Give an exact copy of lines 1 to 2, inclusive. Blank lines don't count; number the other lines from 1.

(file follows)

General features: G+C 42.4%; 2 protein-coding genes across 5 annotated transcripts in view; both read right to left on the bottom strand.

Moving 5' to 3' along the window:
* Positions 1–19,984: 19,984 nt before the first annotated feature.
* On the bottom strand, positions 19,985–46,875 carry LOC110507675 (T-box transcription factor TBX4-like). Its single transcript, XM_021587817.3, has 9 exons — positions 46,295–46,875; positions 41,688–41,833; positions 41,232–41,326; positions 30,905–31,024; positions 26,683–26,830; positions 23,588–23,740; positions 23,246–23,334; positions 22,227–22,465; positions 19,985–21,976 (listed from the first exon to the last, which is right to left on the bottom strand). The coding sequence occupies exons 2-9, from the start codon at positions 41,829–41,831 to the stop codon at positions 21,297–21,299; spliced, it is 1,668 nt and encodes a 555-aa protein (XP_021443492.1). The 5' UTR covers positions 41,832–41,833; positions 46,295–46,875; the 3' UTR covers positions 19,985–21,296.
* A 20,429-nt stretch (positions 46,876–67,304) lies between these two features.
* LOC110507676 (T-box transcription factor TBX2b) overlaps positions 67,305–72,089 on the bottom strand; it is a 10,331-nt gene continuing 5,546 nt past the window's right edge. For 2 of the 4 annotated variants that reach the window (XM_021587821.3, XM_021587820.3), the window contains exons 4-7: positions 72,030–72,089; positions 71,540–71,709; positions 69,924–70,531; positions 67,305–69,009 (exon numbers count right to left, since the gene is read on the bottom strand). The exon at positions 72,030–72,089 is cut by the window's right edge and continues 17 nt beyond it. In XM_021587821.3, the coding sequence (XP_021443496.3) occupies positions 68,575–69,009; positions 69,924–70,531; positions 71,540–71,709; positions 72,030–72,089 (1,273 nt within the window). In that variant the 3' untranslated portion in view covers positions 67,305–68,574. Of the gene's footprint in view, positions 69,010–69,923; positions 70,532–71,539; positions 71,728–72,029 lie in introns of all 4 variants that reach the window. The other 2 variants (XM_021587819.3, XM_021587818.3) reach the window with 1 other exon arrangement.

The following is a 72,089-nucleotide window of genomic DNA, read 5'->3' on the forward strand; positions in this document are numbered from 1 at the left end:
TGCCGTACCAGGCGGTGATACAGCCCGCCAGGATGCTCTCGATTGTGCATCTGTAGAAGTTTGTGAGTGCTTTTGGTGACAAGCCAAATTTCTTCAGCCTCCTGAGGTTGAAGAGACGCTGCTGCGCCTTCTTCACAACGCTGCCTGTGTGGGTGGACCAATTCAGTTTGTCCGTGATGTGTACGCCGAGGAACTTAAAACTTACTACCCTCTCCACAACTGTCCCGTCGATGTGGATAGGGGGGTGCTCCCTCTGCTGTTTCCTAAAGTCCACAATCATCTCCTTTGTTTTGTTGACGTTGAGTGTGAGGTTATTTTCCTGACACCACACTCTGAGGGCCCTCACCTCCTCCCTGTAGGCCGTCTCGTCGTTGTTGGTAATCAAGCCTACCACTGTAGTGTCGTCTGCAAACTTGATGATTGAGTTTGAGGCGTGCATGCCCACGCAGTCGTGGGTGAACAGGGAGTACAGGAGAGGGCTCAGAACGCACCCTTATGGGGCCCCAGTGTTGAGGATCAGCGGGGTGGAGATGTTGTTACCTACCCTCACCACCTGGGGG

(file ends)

General features: G+C 42.4%; 2 protein-coding genes across 5 annotated transcripts in view; both read right to left on the bottom strand.

Moving 5' to 3' along the window: